A writer is, after all, a lurid voyeur


     There is a sleepy hamlet several miles across the valley from my mountain lair.  This morning as I sipped my coffee in the first few minutes of daylight, I thought what wondrous stories must lie in those simple cottages and tiny abodes.  A tourist to these mountains might stand in awe at the innocent beauty of that distant community with its churches, backyards, and quaint porches, but I am a writer, and I see those opaque real life images as fodder for my next story.

     Much of life is admittedly mundane with scarce moments of real drama, humor, terror, evil and pain, yet it is these ignoble human instincts that drive fiction.  Somewhere in that congregation of modest dwellings there is a child crying, hungry for breakfast not yet served by an inattentive parent, a spouse deep in the degradation and self-loathing of infidelity, a couple enrapt in the passion of their new marriage ignorant of what lies ahead in the near future, another couple in utter desperation for the lack of financial stability, one woman hagridden with illogical hatred, and a hapless man bedeviled with impossible lust.  But what makes me smile with anticipation is that within each of these malefic scenarios there are also those succulent yet purely human subtleties of maleficence, self-deceit, murderous urges, ironic twists, plots of sweet revenge, spiritual absolution, and apocalyptic revelation.  What moral should I weave into the decrepit life of my next prosaic protagonist?  For what good is a story that doesn’t teach something useful?  What would you learn?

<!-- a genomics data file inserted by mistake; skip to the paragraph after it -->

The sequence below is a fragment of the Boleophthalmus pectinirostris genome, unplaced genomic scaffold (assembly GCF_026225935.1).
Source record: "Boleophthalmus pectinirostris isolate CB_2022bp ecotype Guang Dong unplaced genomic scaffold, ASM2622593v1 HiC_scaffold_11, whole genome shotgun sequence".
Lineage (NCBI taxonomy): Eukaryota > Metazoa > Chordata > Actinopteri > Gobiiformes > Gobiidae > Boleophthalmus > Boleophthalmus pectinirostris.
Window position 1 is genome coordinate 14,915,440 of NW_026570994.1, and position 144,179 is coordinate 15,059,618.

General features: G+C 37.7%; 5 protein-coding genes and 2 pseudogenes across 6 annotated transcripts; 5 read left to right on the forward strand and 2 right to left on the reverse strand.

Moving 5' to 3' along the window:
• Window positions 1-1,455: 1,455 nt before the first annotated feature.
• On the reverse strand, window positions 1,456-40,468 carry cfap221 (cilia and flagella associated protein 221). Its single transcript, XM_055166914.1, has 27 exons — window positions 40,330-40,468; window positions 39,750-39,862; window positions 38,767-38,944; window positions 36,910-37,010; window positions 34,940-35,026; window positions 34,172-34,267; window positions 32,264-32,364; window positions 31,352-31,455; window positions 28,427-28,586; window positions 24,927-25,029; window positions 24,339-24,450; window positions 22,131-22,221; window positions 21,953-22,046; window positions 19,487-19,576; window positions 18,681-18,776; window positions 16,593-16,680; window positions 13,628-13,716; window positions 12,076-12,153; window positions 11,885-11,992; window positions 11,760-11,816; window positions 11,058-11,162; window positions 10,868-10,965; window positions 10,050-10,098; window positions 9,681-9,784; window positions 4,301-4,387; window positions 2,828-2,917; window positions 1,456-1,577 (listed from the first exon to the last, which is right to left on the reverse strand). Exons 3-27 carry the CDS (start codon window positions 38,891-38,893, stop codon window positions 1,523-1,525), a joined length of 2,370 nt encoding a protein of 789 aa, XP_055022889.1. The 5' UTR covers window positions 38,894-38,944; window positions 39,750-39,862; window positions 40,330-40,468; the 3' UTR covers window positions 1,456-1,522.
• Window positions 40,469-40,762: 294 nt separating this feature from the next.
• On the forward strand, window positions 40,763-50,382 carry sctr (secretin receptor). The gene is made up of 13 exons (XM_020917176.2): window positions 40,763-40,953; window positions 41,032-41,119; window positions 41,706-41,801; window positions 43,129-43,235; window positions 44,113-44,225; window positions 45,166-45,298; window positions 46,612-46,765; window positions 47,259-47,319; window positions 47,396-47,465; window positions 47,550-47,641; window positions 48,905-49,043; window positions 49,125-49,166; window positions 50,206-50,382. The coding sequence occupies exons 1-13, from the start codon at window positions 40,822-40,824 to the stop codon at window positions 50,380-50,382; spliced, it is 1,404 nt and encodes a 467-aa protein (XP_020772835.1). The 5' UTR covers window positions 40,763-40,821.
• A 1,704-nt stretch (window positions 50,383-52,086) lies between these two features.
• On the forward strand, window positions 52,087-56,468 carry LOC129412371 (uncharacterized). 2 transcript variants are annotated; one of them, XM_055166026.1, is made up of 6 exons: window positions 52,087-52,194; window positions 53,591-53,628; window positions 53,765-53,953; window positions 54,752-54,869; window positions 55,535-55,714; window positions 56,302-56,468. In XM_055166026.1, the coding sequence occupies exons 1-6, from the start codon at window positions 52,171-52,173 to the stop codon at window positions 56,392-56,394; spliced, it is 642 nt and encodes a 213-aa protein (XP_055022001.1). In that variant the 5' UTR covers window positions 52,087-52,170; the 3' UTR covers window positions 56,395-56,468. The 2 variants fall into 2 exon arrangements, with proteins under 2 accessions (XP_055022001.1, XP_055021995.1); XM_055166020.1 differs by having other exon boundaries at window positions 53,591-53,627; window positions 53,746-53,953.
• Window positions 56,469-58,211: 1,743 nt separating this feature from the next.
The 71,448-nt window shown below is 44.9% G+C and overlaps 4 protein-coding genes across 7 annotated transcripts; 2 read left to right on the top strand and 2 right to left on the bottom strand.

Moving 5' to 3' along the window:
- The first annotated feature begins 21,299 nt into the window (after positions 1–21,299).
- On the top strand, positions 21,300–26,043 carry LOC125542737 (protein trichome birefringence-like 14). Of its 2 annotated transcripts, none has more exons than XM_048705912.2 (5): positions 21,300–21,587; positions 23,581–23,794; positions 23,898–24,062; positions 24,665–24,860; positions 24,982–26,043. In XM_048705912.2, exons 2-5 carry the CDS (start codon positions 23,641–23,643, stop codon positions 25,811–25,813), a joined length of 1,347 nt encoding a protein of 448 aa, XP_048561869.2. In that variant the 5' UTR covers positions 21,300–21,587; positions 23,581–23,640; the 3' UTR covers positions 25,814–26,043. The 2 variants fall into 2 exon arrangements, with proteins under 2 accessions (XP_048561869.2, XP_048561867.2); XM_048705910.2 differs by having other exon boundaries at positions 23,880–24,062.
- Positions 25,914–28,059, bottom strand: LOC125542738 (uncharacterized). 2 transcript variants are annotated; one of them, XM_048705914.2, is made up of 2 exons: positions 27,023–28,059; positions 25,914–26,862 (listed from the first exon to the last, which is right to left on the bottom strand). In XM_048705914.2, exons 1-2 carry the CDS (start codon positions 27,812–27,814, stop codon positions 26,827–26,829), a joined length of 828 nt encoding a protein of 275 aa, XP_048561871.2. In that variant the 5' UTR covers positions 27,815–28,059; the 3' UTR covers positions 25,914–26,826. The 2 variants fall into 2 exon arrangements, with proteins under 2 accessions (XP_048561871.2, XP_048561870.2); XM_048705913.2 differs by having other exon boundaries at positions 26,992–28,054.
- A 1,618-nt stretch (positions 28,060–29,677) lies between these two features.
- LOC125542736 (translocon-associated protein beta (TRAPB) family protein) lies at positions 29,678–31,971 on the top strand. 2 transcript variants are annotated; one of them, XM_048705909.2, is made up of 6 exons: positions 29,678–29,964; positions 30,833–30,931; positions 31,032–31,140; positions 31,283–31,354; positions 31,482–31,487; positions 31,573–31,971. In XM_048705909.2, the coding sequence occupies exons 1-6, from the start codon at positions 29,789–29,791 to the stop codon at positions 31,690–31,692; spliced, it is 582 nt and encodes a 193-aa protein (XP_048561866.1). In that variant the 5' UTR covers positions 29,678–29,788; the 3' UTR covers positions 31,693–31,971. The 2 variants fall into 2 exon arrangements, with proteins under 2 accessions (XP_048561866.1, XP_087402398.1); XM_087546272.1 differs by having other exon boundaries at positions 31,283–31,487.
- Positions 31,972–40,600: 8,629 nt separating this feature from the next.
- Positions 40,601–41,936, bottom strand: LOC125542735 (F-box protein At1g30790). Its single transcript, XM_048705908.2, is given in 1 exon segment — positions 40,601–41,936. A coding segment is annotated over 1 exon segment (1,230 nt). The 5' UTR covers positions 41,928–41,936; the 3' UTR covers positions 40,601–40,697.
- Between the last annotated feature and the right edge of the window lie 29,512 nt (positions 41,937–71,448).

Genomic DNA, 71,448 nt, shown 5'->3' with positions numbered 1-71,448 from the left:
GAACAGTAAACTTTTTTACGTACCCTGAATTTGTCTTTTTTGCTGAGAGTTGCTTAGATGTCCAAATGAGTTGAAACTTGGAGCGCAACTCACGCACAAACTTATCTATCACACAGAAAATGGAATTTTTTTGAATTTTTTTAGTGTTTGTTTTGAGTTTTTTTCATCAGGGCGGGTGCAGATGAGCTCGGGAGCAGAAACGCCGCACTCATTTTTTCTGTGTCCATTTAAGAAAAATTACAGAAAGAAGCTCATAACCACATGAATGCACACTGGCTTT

Across the valley, amid the worker ants scurrying off to their appointed labors, amid the queen ants tending to their nest, amid the nits learning their place within the colony, there lies a thousand stories waiting to be told.  A writer is, after all, a lurid voyeur, obsessed with studying you, your conversations, motives, emotions, interactions and idiosyncrasies.  I am watching you.

     You, my reader, my friend, my colleague, I count each of you as yet another distant villager, and you, or at least a part of you, are destined to be my next character.  Beware and cherish what you have, because I can assure you that the life you live is far less exciting and perilous than the life I have planned for you.

     Yes, there is a picturesque village across the valley from my home pitched high on this mountain, and I am watching…

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About David Kent

I promote and encourage the advancement and education of writers everywhere. I dream of a society that once again incorporated literature into the acculturation of their children, replacing the empty calories of 22 minute sitcoms and mindless reality TV. But first we write, then prod them to read, and finally hope for the best. Read more at http://writerinthemountains.blogspot.com/

3 thoughts on “A writer is, after all, a lurid voyeur

    • Harold, I would be more than happy to peruse your work with the understanding that I am an academician and editor and my critiques will be tempered not with fluff, but with recognition of both your strengths and weaknesses as I would with any client or student.

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